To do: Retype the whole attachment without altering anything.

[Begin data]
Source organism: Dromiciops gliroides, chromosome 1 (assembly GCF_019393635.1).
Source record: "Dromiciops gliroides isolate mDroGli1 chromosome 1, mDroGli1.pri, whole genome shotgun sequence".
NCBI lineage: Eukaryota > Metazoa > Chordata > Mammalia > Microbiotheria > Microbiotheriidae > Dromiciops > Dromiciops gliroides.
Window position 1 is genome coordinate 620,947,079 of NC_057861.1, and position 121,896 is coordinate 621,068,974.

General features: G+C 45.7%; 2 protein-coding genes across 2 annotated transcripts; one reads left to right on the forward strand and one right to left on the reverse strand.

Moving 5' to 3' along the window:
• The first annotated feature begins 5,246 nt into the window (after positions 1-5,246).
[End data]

Source organism: Dromiciops gliroides, chromosome 1 (assembly GCF_019393635.1).
Source record: "Dromiciops gliroides isolate mDroGli1 chromosome 1, mDroGli1.pri, whole genome shotgun sequence".
NCBI lineage: Eukaryota > Metazoa > Chordata > Mammalia > Microbiotheria > Microbiotheriidae > Dromiciops > Dromiciops gliroides.
Window position 1 is genome coordinate 620,947,079 of NC_057861.1, and position 121,896 is coordinate 621,068,974.

General features: G+C 45.7%; 2 protein-coding genes across 2 annotated transcripts; one reads left to right on the forward strand and one right to left on the reverse strand.

Moving 5' to 3' along the window:
• The first annotated feature begins 5,246 nt into the window (after positions 1-5,246).